Fred and Etta: honoured for charity work

Post date: 
Tuesday, 9 January 2018

Last year, the University of Warwick bestowed Fred and Etta Reid a joint honorary degree for their services to the blind and partially sighted community.

 
The couple received the award, an accolade Nobel Prize winners and former Secretary-Generals of the United Nations have also won, in recognition for helping to establish the Kenilworth Readers Service in 1970. Since then, the couple have continued to run the life-changing service.
 
Fred and Etta spoke to Connect about their successful careers, their family life and their reaction to winning the accolade.
 

Early life

 
Fred, a blind activist since the age of 14 said, “We met at the Royal Blind School in Edinburgh. Sitting beside me in my first Latin lesson was this very attractive young lady and I thought to myself, ‘Oh she’s not bad’."
 
Etta, had been born with sight, but suffered burns to her face and eyes in a road accident, leaving her with no vision. Fred was also sighted as a child, but lost his sight at the age of 14 following a double retinal detachment.
 
“I started pursuing Etta and she gave me the brush-off several times, but gradually we established a relationship, much against the authorities’ desires at the time," Fred said.
 
After leaving school, Etta went to London to study physiotherapy and Fred went to Oxford to study for a PhD and it was there that they married and lived.
 

Photo of the Reid's on a walking tripWorking and studying

 
“Quite a lot of people did physiotherapy, whether they were totally blind or partially sighted and all the books that we needed were in braille,” Etta said. “Luckily, I managed to get my first job at the Churchill Hospital in Oxford which was brilliant.” Thanks to this positive experience, Etta went on to work as an NHS physio for over 30 years.
 
For Fred, studying was not as easy as it had been for Etta as braille was not available for much of what Fred needed to read.
 
To help him study, Fred gathered willing students who were happy to read to him. After he finished his studies, the couple moved from Oxford and had a short stay working in London, before settling in Kenilworth, Warwickshire.
 
Fred started working at the University of Warwick as a history lecturer and had to once again gather a group of volunteer readers.
 

“It always struck me that it should not be as difficult as that,” Fred said. “I was very aware that there were lots of other blind people who were getting no help at all. We knew an elderly blind lady in Kenilworth who had to ask the butcher to read her mail to her. Her letters would lay on the table for days, not being read.”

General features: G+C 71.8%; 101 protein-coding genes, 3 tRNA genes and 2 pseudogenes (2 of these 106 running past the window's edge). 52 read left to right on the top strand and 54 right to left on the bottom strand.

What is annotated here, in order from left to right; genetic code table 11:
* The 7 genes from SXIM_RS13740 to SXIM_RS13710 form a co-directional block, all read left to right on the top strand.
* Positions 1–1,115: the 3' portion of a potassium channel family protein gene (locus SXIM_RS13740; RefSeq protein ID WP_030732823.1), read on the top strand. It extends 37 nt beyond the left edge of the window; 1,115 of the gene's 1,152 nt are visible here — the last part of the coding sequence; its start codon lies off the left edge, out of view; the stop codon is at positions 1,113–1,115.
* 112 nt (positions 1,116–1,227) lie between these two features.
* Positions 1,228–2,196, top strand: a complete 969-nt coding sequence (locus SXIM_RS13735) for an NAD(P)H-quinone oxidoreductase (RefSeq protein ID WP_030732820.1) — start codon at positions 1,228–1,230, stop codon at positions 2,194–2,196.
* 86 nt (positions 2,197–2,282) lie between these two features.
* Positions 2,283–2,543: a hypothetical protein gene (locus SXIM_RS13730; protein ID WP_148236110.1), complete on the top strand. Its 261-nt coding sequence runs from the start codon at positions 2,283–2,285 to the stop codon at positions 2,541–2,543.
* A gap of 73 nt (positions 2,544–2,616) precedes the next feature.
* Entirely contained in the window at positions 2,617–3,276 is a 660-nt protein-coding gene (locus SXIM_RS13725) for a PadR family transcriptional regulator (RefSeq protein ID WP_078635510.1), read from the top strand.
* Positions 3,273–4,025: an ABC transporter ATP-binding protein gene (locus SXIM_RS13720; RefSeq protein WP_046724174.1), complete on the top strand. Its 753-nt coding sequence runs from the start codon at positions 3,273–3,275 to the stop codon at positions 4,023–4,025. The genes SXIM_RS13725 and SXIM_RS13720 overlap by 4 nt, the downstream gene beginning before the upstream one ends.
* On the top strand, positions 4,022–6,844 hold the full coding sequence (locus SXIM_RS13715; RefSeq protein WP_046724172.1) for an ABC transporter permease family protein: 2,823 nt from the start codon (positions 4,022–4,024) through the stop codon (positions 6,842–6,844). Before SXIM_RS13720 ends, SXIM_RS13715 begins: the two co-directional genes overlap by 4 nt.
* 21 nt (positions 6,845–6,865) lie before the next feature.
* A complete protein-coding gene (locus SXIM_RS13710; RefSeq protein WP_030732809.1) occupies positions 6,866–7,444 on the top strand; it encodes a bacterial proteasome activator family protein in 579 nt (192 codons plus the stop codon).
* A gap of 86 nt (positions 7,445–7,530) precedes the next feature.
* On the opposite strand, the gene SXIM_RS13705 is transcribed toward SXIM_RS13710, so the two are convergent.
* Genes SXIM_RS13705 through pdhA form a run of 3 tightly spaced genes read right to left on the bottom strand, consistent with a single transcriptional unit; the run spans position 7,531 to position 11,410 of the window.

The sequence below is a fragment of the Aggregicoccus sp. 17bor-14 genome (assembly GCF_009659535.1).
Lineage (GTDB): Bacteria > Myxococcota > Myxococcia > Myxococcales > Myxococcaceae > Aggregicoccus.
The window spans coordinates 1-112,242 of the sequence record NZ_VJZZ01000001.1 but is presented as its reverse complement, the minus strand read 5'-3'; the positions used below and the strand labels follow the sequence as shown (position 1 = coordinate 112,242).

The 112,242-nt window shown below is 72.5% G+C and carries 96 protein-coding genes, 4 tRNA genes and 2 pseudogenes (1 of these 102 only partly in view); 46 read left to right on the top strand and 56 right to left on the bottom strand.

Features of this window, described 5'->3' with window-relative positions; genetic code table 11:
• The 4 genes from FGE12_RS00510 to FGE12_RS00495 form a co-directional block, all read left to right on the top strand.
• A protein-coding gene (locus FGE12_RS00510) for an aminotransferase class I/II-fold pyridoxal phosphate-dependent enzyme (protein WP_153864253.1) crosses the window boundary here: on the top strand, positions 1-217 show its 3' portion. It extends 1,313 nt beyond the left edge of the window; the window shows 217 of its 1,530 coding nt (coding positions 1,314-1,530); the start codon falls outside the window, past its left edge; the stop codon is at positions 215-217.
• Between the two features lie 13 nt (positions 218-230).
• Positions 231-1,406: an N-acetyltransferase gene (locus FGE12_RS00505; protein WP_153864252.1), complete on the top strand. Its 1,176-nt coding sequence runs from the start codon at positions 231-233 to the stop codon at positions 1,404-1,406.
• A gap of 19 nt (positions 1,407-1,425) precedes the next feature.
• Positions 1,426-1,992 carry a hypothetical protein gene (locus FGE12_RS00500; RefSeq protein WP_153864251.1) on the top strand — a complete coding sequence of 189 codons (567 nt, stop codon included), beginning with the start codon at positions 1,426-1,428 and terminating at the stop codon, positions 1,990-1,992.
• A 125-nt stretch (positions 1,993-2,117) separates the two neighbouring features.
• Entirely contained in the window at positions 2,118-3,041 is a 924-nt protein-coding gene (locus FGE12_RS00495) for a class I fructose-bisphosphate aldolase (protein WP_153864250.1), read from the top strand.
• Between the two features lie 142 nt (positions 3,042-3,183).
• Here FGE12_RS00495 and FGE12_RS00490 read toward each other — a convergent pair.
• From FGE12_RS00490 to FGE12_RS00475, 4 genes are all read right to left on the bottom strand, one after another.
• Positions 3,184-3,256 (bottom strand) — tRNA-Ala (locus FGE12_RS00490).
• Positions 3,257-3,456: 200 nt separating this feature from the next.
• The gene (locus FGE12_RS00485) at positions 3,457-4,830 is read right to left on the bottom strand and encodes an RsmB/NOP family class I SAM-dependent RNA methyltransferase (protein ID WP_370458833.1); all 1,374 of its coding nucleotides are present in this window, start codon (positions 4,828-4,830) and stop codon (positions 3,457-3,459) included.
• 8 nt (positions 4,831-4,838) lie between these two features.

Setting up the Kenilworth Readers Service

 
“One day my doorbell rang and a man said, ‘My name’s Ted Herbert, I’m the Head of Careers Advice at Coventry City Council. I have got a young unemployed lad who really needs to do some voluntary activity as a bridge into employment, and I was wondering if he could read for you?’”
 
The reality was, by then, Fred did not need any more readers, but other blind and partially sighted people in Kenilworth never had offers to read to them.
 
“We sat and talked about it for a while and we developed a model of how a reading service might work, and off he went and within weeks he said, ‘Right, I’ve got it set up’. That was the start of the Kenilworth Readers Service,” Fred explained.
 
“It’s just marvellous. A volunteer reader goes into people’s homes and they’ll read whatever the person wants reading,” Etta said.
 
When the couple’s three children were old enough to be read stories, Etta created her own way of reading to them. “The children’s first little books were not in braille, and I thought ‘Well, now that we’ve started this Readers Service, I could ask the readers to come in, read what was on each page and I could put some braille at the top of each page,’” she said.
 
“I didn’t do every word because I already knew the stories, Goldilocks and all those. I tried to remember the proper words that were on the page, for the sake of the children. So we went on with that system for quite a long time.”
 

Being honoured by the University

 
Every year, the University of Warwick gives honorary degrees to individuals of high intellectual or cultural distinction and to those who have served their community. Receivers of the award include Nelson Mandela and former Archbishop of Canterbury, Doctor Rowan Williams.
 
Last summer, Fred and Etta joined the university’s honorary degree alumni at a prestigious ceremony.
 

“We were totally gobsmacked when the University said it would like to award us a joint honorary degree,” Fred explained. “We turned up in our gowns and our caps and we both made little speeches of thanks before being given the award.”

They were allowed to invite six family members to be at the graduation. “We got a full three course lunch and you’d have thought our son had never had a decent meal in his life before,” Etta recalled, laughing.
 
Both Fred and Etta did not think they would be recognised in this way for setting up the Kenilworth Readers Service.
 
“I would never have dreamt in my wildest dreams that I’d ever get an honorary degree from my old university," Fred said. 
 
"I’ve never wanted to have a knighthood or a CBE or anything like that. I don’t believe in these kinds of honours, but the respect and recognition by your peers is worth everything. It’s just wonderful and I feel very humble.”
 
Helen May, Community Partnerships Officer at the University of Warwick, said: “The award is to recognise Fred and Etta's amazing contributions in their respective fields and for their incredible work helping to improve the lives of local blind people with the Kenilworth Readers Service."
 
Anyone living in and around Kenilworth can request a reader by contacting Sue Ling at sue.ling@sky.com.
 

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